Norton retreats on BITAM proposal
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Three months after she first announced a proposal to create a new Indian trust agency, Secretary of Interior Gale Norton is slowly withdrawing her controversial overhaul, department officials said on Monday.

In response to overwhelming objection in Indian Country and criticism over her recent testimony before a House committee, Norton is retreating from the creation of the Bureau of Indian Trust Assets Management (BITAM), officials said. "She has reconsidered BITAM and is willing to work with tribal leaders," said spokesperson Frank Quimby.

Norton also no longer believes the new entity is "superior" to alternatives developed by tribes and Indian organizations, Quimby and other department officials said. Her remarks to the House Resources Committee earlier this month on the subject angered tribal leaders, who felt duped after spending an entire weekend working -- at her request -- with senior officials to develop options to BITAM.

She now seeks to "clarify" those comments, said Quimby. "There was no conflict intended and she was definitely committed to working with tribal leaders," he said.

But, to the dismay of tribal leaders, Norton has not taken her proposal off the table officially. At a session of the National Congress of American Indians yesterday in Washington, D.C., they reiterated their complete opposition to BITAM, which they criticized as lacking any concrete measures to improve the management of $3.1 billion in tribal and individually-owned trusts.

"Their proposal is in concept only," said Ron Allen, chairman of the Jamestown S'Klallam Tribe of Washington and a member of a task force on trust reform. "They have no more details than we do."

Tribal leaders also rejected Norton's attempt to make up for her testimony, which they continue to view as damaging. "The Secretary needs to apologize," said NCAI President Tex Hall in an interview.

"It's a conflicting message that we're getting," he added. "We can't have conflicting messages coming from the Secretary."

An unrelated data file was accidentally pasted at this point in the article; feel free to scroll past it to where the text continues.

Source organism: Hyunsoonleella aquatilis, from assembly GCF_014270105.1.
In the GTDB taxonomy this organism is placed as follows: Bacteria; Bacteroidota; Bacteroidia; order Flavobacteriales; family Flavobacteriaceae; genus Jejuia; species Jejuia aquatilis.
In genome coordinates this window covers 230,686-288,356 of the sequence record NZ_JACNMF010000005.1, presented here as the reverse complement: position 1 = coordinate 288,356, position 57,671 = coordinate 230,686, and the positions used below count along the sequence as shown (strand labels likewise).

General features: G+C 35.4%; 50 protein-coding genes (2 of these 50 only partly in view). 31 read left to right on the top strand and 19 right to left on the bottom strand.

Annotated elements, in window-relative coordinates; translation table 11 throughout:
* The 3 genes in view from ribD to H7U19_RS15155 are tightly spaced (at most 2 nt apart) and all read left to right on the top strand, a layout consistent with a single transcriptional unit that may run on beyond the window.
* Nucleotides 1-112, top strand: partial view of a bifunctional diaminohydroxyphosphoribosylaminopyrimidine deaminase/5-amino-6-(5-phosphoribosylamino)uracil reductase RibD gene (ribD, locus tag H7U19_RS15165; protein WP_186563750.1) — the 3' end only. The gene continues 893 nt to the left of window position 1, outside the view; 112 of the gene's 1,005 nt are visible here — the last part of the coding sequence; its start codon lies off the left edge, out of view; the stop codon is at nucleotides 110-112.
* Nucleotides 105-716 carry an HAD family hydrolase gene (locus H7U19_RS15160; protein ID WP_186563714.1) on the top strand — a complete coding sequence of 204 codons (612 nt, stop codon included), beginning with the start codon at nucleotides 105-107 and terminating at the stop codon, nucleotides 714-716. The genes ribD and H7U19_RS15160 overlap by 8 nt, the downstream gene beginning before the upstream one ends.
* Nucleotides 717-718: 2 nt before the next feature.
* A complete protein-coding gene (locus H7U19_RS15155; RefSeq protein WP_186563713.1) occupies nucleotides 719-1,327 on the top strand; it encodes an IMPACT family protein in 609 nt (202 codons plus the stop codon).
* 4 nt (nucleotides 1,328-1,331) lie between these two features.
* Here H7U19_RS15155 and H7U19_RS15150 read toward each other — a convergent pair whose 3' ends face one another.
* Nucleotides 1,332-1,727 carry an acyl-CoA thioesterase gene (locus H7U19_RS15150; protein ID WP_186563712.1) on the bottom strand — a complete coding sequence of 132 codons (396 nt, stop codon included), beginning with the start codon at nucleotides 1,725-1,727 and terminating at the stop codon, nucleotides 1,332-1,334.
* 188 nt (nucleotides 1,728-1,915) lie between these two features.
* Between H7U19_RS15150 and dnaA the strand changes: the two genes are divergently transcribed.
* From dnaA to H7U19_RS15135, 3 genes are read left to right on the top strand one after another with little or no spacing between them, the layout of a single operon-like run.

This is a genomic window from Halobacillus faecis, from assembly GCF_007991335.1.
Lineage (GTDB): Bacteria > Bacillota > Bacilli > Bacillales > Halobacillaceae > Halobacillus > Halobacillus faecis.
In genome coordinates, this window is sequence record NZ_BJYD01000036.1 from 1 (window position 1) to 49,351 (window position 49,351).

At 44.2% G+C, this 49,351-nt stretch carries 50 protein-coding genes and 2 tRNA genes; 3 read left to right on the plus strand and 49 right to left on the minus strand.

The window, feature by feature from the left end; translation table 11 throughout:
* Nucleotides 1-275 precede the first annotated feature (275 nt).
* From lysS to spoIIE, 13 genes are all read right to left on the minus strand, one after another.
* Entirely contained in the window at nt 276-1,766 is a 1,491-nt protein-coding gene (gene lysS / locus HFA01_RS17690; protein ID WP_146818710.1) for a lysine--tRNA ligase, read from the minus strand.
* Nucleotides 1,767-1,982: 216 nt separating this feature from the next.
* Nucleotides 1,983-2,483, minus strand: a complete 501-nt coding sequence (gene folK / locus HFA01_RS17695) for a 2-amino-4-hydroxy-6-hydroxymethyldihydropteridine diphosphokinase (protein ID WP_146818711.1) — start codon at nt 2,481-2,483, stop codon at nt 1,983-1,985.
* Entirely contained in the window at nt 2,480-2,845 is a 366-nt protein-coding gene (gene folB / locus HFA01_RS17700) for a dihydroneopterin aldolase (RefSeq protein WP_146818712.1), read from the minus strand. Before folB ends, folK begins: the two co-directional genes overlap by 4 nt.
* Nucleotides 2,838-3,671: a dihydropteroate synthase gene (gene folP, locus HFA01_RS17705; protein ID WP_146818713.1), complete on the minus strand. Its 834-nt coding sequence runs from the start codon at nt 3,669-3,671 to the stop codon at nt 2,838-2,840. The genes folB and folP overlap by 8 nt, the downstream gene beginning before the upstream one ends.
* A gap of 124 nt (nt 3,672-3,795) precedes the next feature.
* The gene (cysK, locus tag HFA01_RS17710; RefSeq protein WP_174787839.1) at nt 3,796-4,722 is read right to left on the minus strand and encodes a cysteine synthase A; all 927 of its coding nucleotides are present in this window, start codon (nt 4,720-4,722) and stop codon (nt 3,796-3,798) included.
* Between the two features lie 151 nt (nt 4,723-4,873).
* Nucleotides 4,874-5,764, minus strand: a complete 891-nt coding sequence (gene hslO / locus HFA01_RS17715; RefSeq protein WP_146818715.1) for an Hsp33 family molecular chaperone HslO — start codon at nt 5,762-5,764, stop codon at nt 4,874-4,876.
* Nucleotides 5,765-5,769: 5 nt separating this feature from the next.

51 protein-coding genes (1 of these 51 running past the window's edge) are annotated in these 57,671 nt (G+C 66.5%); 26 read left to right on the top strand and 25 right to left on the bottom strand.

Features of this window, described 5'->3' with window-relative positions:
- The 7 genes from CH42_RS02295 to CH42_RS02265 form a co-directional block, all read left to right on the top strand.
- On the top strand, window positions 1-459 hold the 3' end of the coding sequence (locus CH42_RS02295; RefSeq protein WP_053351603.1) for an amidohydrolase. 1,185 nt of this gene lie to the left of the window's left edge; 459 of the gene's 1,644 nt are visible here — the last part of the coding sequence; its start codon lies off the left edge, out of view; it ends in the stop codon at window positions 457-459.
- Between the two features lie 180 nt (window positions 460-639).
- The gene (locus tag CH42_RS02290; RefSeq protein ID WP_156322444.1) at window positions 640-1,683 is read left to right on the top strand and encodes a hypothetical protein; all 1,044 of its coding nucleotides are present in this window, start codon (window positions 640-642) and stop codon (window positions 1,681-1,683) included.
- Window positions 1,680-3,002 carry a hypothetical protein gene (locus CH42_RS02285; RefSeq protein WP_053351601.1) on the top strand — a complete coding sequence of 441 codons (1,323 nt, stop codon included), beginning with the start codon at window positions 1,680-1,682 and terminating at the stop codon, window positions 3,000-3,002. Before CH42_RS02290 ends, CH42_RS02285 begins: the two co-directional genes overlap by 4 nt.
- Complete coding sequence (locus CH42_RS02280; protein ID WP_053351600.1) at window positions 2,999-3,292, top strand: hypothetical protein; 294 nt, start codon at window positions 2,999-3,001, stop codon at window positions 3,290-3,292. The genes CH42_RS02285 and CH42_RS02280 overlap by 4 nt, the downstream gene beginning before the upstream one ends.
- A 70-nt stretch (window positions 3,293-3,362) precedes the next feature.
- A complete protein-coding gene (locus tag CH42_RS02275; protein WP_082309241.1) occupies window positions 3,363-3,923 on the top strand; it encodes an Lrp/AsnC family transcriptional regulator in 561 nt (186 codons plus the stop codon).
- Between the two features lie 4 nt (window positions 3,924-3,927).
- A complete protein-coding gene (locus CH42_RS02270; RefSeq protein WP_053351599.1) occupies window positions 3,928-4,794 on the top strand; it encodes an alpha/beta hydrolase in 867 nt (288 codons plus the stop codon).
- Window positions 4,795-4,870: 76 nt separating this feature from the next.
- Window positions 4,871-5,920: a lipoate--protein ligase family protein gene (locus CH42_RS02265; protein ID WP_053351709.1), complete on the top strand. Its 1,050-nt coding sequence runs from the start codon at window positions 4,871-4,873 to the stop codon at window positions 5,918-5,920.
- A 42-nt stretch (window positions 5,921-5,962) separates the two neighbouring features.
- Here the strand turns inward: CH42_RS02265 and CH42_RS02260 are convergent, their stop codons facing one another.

Norton's slow backtrack has emerged after her contentious House appearance. In subsequent court testimony, court filings and a public statement in Indian Country Today, she has softened the often defiant tone she displayed at the February 6 hearing that was attended by a large number of tribal representatives.

Quimby acknowledged her latest steps are "definitely" an attempt to address the concerns of tribes. "People wondered if there was some kind of mixed message being sent," he said. "It should be one unified message."

Quimby said a senior management team composed of Norton, Deputy Secretary J. Steven Griles, Assistant Secretary Neal McCaleb and Associate Deputy Secretary Jim Cason is trying to come up with a "new approach" that would incorporate solutions proposed by Indian Country. Elements of BITAM might be included but Norton "wants to clarify any impressions that she's pushing BITAM above and beyond the others," he said.

Tribal leaders yesterday agreed that moving forward with a well-developed plan was essential. "We need to do it quicker than later," said Ed Thomas, Chairman of the Central Council of Tlingit and Haida Tribes of Alaska.

Hall said the task force will be meeting in March to consolidate the nearly dozen proposals submitted by tribes. He highlighted alternatives developed by the United South and Eastern Tribes, the Hoopa Valley Tribe of California, the Inter-Tribal Timber Council as addressing the need to reform and create independent oversight of Indian trust.

At today's Senate Committee on Indian Affairs hearing, those proposals, along with views of the Inter-Tribal Monitoring Association, will be presented to members. The hearing starts at 10 a.m. and a live audio and video feed are available.

Relevant Links:
Indian Trust, Department of Interior -
Indian Trust: Cobell v. Norton -
Trust Reform, NCAI -

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